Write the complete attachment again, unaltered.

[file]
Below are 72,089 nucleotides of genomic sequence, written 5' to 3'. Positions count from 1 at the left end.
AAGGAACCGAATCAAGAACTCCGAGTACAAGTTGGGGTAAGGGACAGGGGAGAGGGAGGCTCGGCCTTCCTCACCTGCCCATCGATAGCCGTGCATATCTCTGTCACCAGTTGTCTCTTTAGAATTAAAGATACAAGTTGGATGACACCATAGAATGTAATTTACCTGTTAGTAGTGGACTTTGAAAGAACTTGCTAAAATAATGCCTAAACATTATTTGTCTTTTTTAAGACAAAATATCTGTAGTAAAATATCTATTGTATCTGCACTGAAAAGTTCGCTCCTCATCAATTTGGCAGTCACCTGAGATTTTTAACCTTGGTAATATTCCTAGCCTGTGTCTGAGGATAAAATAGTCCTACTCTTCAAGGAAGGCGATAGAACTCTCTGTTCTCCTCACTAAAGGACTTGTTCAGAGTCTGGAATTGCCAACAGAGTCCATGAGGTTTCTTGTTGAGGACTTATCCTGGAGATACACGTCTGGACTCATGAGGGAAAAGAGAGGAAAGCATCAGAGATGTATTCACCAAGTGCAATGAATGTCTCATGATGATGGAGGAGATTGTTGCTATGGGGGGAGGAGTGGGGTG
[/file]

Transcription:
Below are 72,089 nucleotides of genomic sequence, written 5' to 3'. Positions count from 1 at the left end.
AAGGAACCGAATCAAGAACTCCGAGTACAAGTTGGGGTAAGGGACAGGGGAGAGGGAGGCTCGGCCTTCCTCACCTGCCCATCGATAGCCGTGCATATCTCTGTCACCAGTTGTCTCTTTAGAATTAAAGATACAAGTTGGATGACACCATAGAATGTAATTTACCTGTTAGTAGTGGACTTTGAAAGAACTTGCTAAAATAATGCCTAAACATTATTTGTCTTTTTTAAGACAAAATATCTGTAGTAAAATATCTATTGTATCTGCACTGAAAAGTTCGCTCCTCATCAATTTGGCAGTCACCTGAGATTTTTAACCTTGGTAATATTCCTAGCCTGTGTCTGAGGATAAAATAGTCCTACTCTTCAAGGAAGGCGATAGAACTCTCTGTTCTCCTCACTAAAGGACTTGTTCAGAGTCTGGAATTGCCAACAGAGTCCATGAGGTTTCTTGTTGAGGACTTATCCTGGAGATACACGTCTGGACTCATGAGGGAAAAGAGAGGAAAGCATCAGAGATGTATTCACCAAGTGCAATGAATGTCTCATGATGATGGAGGAGATTGTTGCTATGGGGGGAGGAGTGGGGTG